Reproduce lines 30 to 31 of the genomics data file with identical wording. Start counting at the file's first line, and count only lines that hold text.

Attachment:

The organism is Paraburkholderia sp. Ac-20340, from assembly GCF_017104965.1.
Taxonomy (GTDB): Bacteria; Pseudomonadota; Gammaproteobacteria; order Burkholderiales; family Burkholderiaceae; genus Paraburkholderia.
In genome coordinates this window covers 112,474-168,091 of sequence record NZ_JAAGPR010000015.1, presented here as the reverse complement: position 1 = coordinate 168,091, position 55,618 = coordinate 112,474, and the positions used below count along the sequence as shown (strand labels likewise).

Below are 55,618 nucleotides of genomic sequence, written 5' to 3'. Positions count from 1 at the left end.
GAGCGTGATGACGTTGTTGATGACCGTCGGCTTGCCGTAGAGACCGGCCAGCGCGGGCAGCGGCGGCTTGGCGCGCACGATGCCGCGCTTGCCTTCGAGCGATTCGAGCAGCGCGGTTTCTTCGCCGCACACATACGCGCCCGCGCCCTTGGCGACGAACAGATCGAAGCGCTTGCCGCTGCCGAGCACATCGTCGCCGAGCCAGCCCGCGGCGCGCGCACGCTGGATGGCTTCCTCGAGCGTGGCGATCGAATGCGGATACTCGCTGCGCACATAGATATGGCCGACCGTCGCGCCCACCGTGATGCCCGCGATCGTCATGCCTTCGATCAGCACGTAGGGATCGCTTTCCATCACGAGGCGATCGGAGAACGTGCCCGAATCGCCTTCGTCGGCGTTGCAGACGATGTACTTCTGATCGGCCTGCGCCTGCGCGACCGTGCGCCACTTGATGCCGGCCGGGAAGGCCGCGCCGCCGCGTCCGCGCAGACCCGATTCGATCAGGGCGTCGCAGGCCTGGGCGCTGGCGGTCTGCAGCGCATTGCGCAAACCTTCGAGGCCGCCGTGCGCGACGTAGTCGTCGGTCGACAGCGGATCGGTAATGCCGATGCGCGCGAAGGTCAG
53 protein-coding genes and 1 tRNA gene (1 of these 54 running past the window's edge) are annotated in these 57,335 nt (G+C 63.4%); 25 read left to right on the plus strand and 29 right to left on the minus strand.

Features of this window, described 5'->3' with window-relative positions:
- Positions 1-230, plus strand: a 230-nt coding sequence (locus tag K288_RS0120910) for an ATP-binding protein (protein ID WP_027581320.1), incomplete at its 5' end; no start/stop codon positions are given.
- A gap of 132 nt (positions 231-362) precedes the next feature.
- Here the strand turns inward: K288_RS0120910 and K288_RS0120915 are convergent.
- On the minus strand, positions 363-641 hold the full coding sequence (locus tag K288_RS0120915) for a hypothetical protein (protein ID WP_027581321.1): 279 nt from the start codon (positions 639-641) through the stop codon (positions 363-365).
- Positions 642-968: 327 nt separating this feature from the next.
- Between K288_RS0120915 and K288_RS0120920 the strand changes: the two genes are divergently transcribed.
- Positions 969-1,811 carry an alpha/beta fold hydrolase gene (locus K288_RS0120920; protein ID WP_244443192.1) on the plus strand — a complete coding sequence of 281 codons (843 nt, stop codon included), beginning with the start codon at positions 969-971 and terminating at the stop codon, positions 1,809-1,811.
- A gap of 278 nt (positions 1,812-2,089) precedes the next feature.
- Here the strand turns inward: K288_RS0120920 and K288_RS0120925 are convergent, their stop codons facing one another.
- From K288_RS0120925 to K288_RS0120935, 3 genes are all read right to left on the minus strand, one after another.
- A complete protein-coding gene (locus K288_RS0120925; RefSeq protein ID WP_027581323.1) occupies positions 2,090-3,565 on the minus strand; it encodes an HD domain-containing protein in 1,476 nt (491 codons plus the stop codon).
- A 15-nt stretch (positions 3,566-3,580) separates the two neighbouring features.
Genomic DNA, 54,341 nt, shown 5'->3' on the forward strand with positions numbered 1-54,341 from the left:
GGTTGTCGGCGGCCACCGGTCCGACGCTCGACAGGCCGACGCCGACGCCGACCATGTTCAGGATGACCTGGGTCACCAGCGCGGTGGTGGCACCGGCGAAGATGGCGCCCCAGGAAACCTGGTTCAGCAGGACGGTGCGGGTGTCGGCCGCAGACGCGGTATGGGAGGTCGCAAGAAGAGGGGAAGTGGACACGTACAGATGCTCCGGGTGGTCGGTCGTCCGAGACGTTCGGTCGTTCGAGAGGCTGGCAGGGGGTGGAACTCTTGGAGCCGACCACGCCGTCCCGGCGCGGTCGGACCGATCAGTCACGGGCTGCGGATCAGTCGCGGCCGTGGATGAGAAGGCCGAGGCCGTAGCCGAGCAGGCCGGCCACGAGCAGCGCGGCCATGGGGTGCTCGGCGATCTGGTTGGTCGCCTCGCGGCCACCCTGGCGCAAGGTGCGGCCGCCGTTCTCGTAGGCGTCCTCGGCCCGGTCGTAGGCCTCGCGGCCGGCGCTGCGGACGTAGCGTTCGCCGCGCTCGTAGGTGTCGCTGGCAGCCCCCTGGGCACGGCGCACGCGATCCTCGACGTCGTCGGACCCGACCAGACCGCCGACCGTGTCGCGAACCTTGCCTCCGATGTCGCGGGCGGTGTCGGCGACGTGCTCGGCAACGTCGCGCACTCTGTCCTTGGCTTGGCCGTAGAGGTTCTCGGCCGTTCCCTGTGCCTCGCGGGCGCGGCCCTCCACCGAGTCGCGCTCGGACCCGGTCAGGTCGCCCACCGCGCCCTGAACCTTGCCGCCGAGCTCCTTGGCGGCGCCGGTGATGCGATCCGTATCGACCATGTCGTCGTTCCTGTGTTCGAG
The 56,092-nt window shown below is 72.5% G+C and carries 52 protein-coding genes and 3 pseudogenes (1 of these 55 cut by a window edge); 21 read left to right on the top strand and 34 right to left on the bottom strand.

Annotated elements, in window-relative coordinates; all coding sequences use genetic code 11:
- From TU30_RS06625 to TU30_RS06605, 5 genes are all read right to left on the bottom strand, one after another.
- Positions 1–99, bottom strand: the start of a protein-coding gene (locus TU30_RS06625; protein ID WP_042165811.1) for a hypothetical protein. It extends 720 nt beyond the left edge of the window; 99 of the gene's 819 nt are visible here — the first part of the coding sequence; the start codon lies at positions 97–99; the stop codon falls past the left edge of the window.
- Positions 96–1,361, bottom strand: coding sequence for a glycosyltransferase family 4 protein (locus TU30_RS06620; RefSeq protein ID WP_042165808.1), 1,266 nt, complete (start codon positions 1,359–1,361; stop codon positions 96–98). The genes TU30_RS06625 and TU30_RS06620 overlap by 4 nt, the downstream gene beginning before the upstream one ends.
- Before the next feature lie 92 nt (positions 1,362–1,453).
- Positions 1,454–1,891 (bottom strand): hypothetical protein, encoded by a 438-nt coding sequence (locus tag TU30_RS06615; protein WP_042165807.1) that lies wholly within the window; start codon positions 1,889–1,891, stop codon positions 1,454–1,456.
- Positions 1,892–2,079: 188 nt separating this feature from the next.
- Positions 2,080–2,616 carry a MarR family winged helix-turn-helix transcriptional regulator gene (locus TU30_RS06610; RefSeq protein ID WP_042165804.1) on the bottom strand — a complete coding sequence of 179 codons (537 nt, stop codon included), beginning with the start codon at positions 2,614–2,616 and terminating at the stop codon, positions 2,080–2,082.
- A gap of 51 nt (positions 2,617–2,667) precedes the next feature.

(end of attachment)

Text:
- Positions 2,080–2,616 carry a MarR family winged helix-turn-helix transcriptional regulator gene (locus TU30_RS06610; RefSeq protein ID WP_042165804.1) on the bottom strand — a complete coding sequence of 179 codons (537 nt, stop codon included), beginning with the start codon at positions 2,614–2,616 and terminating at the stop codon, positions 2,080–2,082.
- A gap of 51 nt (positions 2,617–2,667) precedes the next feature.